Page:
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On the Job: The Pet Whisperer

Vets are as interested in people as they are in animals. The ups and downs of caring for our four-legged friends.

Veterinarian Monica Murphy, 31, is specially trained to treat the medical complaints of iguanas, hedgehogs and other exotic creatures, but she mostly sees dogs and cats at the Animal Kind Veterinary Hospital in Brooklyn, New York. Growing up in suburban Maryland, she stoked an interest in horses as a stablehand. She believes most vets are extroverts who are as interested in people as they are in animals.

How complex are pet personalities?

A lot of animal behavior is pretty primitive. There's so much projection of ourselves onto our pets. When I'm talking about my dog, and I say how neurotic and ridiculous she is, I'm kind of talking about how neurotic and ridiculous I am, but in a less confessional way. Animals actually absorb some of our personality traits, so we can try to describe our animals in an objective way and still end up describing ourselves.

How else do people project feelings on their pets?

Right off the bat, the owner often volunteers a narrative: "She is very unhappy being here today. She hasn't forgotten about that spay surgery last year. So, she's not going to trust you during this exam."

Sometimes the owner will disguise complaints through their pet, like, "My dog really hates waiting in that lobby." But I tend to find that pretty endearing. It chokes me up to see them peering inside the carrier where the cat is curled up, saying, "Don't worry. It's going to be OK."

Can a pet change her owner's personality?

You oversee about one euthanasia procedure per day—do you find it draining?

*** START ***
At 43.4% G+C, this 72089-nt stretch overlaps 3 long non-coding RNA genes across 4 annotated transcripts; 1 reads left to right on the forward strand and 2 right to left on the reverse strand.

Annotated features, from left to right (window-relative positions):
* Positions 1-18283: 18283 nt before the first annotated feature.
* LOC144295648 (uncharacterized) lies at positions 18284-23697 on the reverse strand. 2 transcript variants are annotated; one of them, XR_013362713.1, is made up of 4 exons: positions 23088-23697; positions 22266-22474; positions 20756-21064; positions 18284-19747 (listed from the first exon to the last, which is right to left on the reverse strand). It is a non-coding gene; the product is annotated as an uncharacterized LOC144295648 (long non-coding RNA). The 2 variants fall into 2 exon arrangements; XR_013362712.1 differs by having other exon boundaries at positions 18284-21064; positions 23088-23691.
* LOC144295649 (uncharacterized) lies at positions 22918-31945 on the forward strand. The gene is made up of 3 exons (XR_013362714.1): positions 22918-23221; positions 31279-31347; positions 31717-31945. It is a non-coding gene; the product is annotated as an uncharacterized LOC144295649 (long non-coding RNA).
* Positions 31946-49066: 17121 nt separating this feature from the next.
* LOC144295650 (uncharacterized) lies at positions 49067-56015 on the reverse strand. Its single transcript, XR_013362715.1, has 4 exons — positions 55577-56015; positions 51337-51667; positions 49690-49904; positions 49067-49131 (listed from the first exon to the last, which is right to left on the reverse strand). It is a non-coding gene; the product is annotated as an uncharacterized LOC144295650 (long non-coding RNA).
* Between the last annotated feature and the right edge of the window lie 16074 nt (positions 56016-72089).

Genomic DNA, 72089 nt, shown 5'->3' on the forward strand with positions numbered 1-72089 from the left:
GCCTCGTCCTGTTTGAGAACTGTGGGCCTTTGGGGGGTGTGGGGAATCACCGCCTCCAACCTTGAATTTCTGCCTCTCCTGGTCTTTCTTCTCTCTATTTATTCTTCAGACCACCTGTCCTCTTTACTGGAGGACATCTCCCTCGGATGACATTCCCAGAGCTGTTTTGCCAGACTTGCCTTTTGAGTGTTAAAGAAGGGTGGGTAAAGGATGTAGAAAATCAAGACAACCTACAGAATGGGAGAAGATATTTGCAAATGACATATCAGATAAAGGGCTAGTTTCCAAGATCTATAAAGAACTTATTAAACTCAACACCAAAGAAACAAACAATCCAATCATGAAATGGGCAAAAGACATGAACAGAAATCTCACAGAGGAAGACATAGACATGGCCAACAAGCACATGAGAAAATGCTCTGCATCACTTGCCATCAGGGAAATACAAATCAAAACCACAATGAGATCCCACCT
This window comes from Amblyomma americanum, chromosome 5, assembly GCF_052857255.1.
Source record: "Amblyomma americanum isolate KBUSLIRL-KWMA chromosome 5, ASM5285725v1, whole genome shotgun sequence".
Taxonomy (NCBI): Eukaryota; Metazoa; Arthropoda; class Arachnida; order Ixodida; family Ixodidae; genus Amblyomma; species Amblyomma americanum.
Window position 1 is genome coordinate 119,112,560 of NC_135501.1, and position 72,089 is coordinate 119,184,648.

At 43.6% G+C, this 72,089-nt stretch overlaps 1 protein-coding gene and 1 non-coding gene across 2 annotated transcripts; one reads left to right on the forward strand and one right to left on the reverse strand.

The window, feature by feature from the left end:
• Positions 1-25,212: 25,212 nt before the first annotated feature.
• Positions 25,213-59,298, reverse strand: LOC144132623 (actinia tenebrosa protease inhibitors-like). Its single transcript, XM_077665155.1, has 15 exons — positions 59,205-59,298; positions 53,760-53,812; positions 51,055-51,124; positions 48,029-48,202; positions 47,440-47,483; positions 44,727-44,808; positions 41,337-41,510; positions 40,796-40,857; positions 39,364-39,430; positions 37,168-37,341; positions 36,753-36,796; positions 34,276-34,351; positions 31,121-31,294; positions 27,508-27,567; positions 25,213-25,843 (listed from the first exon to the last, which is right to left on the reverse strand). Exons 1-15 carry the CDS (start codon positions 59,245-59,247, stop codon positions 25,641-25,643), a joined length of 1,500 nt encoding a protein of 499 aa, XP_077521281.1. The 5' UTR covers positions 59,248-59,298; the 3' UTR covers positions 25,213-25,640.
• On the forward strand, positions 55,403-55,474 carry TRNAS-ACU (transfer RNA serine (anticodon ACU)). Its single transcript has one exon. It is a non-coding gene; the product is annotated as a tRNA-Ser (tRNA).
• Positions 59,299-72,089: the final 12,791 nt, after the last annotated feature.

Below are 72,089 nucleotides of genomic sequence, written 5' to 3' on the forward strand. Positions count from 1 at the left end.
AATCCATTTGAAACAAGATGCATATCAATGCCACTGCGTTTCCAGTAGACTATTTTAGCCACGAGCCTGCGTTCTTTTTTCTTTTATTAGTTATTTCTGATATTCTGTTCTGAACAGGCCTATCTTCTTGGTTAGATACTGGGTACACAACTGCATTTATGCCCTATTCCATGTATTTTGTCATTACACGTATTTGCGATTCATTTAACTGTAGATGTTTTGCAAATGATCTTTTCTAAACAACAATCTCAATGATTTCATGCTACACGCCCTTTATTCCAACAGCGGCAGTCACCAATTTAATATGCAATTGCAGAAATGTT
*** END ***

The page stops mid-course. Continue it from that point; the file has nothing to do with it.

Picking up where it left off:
Grief management is a huge part of my job. A client's most tender goodbyes to her pet are happening right in front of me—it's a warped intimacy. Sometimes people feel self-conscious. That's often the beginning of a story, such as, "I'm really upset about losing this animal because this is my husband's dog and he just died last fall." Or, "This cat, I got her when I left my husband; she helped me through the whole thing." I have to be prepared, not only to help people with the immediate grief, but with a much larger grief.

How do you keep from not crying yourself?

I cry. I think good vets cry sometimes. Many of us don't have a lot of opportunities to release our sorrows. Even if you're crying in the veterinary office, over the body of your pet, you are really crying for a million reasons—all these reasons you've saved up.

Are people sometimes too dependent on their pets?

People have elevated animals to a more privileged place in the household. I don't think our pets are surrogate boyfriends or children, but I do think we crave coming home to the same face every day. We like to talk out loud in our apartments, even if there isn't a human ear nearby, and the animals do help fill in some of those empty places. My job wouldn't be nearly so complicated if people just thought of an animal as a transferable good—like, "The dog's broken, I guess we'll get a new one!"

Which are smarter, cats or dogs?

I don't think I'm ready to come down on one side. Dogs are definitely better patients, but I have a lot of respect for cats. [They] refuse to give in to me. I give them credit for being their own beings more than dogs are.

Are cat and dog owners fundamentally different?

Not so much. When you get into the exotic pets, you can really start typing the owner. The reptile owners tend to have more tattoos than the general population. Guinea pig owners are pretty harmless. I'd never worry about meeting a guinea pig owner in a dark alley.

What kind of pet do you have?

I have a whippet named Mia. She is gregarious, the life of the party. She and I moved from St. Paul to the University of Pennsylvania, where I did my internship, then Seattle, and then New York, where I [got married and] started being more of a grownup. From city to city, we set up shop. As much as I love my situation now, I think there is something romantic about being one girl, one dog